Here's the new-look Fnatic
The team with the legendary lineup that lorded over Europe for years is all but gone after long-time mid laner and captain Enrique “xPeke” Cedeño Martínez left the team to make his own organization, Origen.
So where does one of esports’ oldest organizations turn to replace a departing lineup of legends? Korea, mostly.
Kim hand-picked Pierre “Steelback” Medjaldi to man the marksman position, giving the team an all-French bottom lane. Fnatic’s big offseason acquisiton is mid laner Fabian “Febiven” Diepstraten, acquired from H2k-Gaming, the up-and-coming player who owned the challenger scene for the past year.
The top and jungle spots will be filled with young and untested Koreans. Kim “Reign Over” Ui-jin takes jungle, coming with a history as a player on pro team Incredible Miracle.
Manning top is Heo “Huni” Seung-hoon, a substitute for Samsung who never had a shot to make the big leagues.
“We understand that these moves will raise questions,” Fnatic said, “however we are confident that with time this team will compete at the highest level.”
Adding largely untested Koreans seems to be a common theme during this League of Legends offseason. So far, it hasn’t worked for Western teams. Squads like Dignitas have struggled to integrate their Korean talents into a cohesive team.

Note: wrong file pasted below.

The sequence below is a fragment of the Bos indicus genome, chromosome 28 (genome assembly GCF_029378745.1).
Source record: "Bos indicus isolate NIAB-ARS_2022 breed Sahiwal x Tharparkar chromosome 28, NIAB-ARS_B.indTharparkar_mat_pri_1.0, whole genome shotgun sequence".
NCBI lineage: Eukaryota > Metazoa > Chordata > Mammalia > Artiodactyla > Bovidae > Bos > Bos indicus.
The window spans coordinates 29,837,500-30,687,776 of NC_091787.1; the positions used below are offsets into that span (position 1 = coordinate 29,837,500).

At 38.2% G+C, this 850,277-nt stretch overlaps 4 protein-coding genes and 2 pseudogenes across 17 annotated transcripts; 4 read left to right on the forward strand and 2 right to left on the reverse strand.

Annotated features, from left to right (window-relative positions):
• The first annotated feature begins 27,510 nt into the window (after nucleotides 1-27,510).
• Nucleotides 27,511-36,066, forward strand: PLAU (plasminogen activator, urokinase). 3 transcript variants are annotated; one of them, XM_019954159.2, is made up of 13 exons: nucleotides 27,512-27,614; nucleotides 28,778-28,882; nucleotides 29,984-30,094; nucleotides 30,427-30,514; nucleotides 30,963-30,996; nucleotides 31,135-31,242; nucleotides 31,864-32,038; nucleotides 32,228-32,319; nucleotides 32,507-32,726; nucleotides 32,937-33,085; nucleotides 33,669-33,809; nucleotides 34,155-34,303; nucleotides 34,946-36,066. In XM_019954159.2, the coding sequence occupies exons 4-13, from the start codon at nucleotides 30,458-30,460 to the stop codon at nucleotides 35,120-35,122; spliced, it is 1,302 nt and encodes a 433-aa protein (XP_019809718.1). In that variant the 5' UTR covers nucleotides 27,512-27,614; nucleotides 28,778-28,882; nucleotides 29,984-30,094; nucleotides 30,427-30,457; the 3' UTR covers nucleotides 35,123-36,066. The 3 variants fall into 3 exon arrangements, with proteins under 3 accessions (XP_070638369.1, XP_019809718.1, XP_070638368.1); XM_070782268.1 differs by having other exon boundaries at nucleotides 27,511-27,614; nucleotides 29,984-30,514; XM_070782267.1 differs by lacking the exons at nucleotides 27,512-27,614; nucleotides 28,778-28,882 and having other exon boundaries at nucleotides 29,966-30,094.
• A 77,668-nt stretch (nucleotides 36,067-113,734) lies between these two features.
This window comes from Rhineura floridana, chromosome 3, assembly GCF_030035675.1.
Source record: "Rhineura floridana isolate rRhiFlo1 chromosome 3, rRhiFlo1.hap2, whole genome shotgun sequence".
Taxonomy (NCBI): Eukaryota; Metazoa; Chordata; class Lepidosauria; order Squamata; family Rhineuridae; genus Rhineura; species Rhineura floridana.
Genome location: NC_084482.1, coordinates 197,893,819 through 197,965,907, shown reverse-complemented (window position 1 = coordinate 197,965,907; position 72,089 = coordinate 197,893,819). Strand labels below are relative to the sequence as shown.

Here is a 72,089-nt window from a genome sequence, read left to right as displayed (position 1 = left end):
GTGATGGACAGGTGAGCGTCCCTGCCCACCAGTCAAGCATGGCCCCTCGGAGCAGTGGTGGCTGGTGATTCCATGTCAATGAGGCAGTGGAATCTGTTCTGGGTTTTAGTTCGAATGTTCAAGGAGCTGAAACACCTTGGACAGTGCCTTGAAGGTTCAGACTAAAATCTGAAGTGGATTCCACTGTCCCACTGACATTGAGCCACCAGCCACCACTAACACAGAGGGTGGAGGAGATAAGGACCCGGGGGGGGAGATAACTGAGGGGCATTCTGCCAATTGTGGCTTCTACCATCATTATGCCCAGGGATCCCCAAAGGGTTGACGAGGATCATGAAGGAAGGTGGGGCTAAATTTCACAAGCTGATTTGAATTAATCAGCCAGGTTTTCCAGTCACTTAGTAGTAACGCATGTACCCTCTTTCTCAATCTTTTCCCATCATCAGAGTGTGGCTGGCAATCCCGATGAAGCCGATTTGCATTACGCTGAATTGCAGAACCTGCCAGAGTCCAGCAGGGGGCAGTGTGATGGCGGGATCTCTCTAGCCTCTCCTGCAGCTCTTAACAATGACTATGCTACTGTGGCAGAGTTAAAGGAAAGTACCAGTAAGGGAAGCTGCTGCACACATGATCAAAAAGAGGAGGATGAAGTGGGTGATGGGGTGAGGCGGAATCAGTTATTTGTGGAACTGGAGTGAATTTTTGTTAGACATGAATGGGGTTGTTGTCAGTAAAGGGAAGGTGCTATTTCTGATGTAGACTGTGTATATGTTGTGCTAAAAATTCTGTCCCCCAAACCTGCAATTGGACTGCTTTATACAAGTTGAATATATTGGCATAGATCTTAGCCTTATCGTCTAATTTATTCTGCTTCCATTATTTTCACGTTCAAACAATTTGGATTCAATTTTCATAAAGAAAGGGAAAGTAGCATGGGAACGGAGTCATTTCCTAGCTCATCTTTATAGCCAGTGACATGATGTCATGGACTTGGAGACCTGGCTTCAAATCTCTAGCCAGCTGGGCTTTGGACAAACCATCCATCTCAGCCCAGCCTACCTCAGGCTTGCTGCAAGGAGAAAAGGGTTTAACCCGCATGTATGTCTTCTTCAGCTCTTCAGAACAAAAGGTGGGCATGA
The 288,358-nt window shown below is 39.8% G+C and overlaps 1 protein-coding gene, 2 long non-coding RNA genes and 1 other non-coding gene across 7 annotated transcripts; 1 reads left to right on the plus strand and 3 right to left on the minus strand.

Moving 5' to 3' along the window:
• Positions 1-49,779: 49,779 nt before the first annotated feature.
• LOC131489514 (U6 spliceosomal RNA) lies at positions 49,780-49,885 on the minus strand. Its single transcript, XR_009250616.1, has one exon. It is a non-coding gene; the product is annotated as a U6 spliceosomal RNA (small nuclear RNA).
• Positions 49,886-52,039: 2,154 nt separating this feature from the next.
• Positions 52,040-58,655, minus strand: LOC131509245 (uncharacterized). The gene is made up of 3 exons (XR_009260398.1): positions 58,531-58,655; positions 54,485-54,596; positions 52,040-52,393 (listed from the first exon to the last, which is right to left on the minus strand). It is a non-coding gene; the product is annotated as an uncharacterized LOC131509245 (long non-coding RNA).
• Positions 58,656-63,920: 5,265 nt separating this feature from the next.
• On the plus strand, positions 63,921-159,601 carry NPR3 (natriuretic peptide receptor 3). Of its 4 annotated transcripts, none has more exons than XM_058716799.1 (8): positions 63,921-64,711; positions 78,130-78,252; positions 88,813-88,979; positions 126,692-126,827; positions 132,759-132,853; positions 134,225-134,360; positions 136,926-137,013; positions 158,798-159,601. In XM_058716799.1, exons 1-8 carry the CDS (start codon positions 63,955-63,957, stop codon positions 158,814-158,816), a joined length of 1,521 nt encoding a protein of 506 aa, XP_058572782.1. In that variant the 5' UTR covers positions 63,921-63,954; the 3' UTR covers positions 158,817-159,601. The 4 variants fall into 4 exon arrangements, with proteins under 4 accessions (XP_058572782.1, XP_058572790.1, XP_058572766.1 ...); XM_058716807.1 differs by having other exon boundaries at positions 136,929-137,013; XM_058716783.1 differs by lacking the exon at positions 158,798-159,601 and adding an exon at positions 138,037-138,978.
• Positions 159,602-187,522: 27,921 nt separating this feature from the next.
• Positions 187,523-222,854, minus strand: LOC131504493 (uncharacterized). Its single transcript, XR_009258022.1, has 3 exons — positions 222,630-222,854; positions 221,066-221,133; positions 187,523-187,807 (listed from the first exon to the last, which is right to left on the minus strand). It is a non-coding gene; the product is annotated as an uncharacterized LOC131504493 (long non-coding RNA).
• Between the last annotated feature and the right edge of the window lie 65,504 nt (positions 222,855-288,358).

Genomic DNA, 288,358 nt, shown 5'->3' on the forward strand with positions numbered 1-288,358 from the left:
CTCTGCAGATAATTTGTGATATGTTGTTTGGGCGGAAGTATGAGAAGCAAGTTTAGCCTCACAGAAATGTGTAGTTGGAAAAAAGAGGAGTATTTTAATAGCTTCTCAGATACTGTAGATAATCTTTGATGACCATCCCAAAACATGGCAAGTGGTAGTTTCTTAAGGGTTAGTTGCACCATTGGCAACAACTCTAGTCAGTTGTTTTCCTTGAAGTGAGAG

"The two share an incredible amount of potential and after extensive discussions we learned of their drive and passion to succeed,” Fnatic said. “We feel both of these players, although fairly unknown, will surprise a lot of people. With YellowStar's veteran leadership, and this teams unrivaled motivation to succeed, we feel they can live up to the winning tradition here at Fnatic.”
The last season of the LCS was the first in four that Fnatic did not win. Maintaining that tradition is quite a lofty goal for a team of unproven and untested players, but until we see the team in the server, there’s always, as Fnatic says, potential.
Image via Fnatic